Why Jesus Wouldn't Have Been Grumpy in Your Church

I'm convinced that Jesus never sat in worship at a synagogue complaining to others that he "didn't get anything out of it." That's pretty remarkable if you think about it, because I'm quite sure that he never really "got fed" from the rabbi's comments, and I'm also sure that he is one who actually knew better than everyone in charge of the synagogue how to do the things they were trying to do.

I'm writing with a large amount of ignorance about ancient Jewish worship practices, but I'm pretty confident about a few things:

  • The synagogue in Nazareth (or the majority of the other places he spent time) probably didn't have the best band around.
  • If Jesus had invited a Gentile friend, no one in the synagogue would have gone out of their way to make him (or especially her!) feel welcome.
  • There weren't two rooms in the synagogue with different styles of worship opportunities, one where older, more traditional Andrew would have gone, and another that the younger, Rock-n-Roll Peter liked better.
  • And, perhaps most shockingly of all, there wasn't even a coffee bar.

Yet, as the Scriptures tell us, "it was his custom" to be in the synagogue. As a young man, it was the primary place where he learned the Hebrew Scriptures which he himself embodied. He continued to be there, and be shaped by what happened there, as an adult before he went to cousin John to be baptized and begin publicly proclaiming the availability of God's kingdom. And, once he had a group of disciples and began to be one called "Rabbi," he was still there, despite some pretty serious disagreements and tension with other people in the room.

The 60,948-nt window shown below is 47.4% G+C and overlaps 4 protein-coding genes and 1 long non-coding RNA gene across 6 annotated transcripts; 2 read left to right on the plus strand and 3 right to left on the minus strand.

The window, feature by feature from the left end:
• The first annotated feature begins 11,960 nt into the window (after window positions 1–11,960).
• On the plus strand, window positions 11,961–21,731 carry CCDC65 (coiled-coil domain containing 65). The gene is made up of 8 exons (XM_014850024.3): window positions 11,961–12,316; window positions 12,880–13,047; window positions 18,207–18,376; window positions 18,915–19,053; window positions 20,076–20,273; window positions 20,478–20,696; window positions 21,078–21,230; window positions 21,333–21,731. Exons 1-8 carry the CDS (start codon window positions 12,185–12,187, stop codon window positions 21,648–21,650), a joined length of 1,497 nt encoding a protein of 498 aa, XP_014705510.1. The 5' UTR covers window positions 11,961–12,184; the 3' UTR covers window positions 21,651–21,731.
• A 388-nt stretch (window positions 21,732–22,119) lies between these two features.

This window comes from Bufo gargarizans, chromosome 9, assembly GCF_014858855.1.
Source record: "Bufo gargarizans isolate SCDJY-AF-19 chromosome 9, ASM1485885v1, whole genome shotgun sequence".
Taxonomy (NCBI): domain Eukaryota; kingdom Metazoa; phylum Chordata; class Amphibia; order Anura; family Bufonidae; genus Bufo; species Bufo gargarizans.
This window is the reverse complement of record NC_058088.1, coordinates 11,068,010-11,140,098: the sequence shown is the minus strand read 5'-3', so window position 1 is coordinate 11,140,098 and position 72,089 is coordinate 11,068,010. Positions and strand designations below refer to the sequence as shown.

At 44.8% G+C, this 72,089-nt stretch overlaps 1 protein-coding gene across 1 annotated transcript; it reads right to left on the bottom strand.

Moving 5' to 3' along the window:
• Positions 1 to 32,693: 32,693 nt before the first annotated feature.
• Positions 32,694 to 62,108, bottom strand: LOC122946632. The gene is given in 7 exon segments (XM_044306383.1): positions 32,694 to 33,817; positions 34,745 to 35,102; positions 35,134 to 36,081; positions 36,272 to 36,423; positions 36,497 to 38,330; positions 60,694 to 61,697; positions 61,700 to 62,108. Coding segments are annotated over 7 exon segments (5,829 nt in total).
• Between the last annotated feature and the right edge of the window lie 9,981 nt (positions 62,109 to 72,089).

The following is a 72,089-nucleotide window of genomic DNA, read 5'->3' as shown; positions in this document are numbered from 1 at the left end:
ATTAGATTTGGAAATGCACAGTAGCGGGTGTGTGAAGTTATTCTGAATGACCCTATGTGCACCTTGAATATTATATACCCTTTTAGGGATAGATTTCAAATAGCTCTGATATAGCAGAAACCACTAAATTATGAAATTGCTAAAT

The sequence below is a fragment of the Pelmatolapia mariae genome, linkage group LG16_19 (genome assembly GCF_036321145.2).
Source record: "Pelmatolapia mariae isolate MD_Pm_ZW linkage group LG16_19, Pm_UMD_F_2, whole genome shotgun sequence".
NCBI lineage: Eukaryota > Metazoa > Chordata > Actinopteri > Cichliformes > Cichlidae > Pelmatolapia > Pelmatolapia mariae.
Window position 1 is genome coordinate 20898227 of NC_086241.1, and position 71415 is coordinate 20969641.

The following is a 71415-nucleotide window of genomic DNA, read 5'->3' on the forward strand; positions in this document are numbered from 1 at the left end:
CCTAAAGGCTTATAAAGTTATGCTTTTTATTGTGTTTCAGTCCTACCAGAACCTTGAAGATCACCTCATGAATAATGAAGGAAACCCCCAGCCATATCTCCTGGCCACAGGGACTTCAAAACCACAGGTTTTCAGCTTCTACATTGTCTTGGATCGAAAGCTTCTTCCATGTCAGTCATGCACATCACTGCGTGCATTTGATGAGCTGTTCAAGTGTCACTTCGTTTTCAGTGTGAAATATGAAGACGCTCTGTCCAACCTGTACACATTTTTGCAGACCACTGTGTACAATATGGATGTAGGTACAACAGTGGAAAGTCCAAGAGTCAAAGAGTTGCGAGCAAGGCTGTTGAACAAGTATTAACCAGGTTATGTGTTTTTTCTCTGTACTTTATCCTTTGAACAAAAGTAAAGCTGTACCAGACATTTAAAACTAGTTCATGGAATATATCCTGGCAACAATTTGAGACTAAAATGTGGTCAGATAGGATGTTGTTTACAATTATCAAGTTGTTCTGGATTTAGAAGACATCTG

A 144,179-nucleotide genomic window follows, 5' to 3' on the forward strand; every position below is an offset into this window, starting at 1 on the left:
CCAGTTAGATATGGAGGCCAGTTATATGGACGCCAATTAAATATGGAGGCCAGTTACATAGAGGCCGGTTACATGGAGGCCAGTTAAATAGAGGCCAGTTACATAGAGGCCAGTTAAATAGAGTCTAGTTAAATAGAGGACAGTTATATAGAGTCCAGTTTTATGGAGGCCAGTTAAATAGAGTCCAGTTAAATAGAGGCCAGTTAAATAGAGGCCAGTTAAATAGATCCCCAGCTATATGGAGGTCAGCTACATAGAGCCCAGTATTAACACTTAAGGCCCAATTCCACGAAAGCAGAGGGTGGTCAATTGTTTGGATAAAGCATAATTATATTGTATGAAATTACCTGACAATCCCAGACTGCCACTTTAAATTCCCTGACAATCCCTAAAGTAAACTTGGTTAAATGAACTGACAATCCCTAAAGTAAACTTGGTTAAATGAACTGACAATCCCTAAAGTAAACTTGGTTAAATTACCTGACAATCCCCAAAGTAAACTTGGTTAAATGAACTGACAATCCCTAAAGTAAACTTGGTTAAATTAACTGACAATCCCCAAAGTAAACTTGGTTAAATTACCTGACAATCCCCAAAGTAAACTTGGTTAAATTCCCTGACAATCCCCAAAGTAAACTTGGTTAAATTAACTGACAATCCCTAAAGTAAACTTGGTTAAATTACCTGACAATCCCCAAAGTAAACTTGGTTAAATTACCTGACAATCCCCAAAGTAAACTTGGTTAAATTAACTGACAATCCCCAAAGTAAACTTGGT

Had he lived many more years, I'm quite sure that Jesus would not have become a grumpy old synagogue-man. So what's the difference? Why do so many of us go from church to church, as mentioned in Renovation of the Church, like Goldilocks, looking for leaders who preach the way we think they should preach, sing the way we think they should sing, and for a church that's not too big, not too small, but just right? And we usually do so convinced that we're following God's leading.

I'm writing as once again as one who sits in the pews, rather than who is up front leading in church, so I won't be concerned with saying this gently, as they would: if you're not being fed in your church, stop placing blame for your lack of growth on other people and start taking responsibility to cooperate with the work of God's grace that is abundantly available to you right now. You probably have a good idea of how you can shape your day today in a way that will give God more room to work in you. Do it. It's not anyone else's job, and God will be there to help your efforts.

Yes, we certainly read of Jesus having some stern things to say to the religious leaders of his day, but on a normal morning in worship, he wouldn't have been grumpy in your church or mine. He would have prayed, listened, noticed what was happening in the lives of those worshipping with him, and continued living knowing that he would be fed by doing his Father's will, rather than being dependent on the people up front to always do the feeding.